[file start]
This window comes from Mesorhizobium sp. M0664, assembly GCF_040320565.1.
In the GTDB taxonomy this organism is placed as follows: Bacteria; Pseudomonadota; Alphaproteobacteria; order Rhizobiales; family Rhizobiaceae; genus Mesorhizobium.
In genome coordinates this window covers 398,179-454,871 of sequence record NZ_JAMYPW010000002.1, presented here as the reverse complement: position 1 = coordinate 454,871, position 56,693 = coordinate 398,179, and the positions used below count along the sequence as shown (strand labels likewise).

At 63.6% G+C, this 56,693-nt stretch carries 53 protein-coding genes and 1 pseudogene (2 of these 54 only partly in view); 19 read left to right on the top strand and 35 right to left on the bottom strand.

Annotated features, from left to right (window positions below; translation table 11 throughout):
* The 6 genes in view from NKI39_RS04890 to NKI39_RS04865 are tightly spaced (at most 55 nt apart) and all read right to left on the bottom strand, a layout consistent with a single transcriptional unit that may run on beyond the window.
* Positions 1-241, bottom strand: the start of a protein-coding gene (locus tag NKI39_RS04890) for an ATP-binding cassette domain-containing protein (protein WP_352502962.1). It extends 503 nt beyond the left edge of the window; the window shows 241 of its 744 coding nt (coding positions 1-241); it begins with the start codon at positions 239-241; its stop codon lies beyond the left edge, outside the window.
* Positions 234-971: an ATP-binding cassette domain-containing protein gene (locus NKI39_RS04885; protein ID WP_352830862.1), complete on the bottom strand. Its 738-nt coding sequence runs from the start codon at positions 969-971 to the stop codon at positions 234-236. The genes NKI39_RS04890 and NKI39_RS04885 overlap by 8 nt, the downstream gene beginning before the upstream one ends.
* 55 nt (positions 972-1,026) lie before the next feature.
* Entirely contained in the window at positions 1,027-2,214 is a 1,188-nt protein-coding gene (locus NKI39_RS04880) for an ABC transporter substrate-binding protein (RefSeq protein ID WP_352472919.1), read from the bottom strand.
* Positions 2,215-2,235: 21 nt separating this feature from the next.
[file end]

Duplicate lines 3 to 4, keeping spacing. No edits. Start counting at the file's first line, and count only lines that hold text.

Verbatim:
In genome coordinates this window covers 398,179-454,871 of sequence record NZ_JAMYPW010000002.1, presented here as the reverse complement: position 1 = coordinate 454,871, position 56,693 = coordinate 398,179, and the positions used below count along the sequence as shown (strand labels likewise).

At 63.6% G+C, this 56,693-nt stretch carries 53 protein-coding genes and 1 pseudogene (2 of these 54 only partly in view); 19 read left to right on the top strand and 35 right to left on the bottom strand.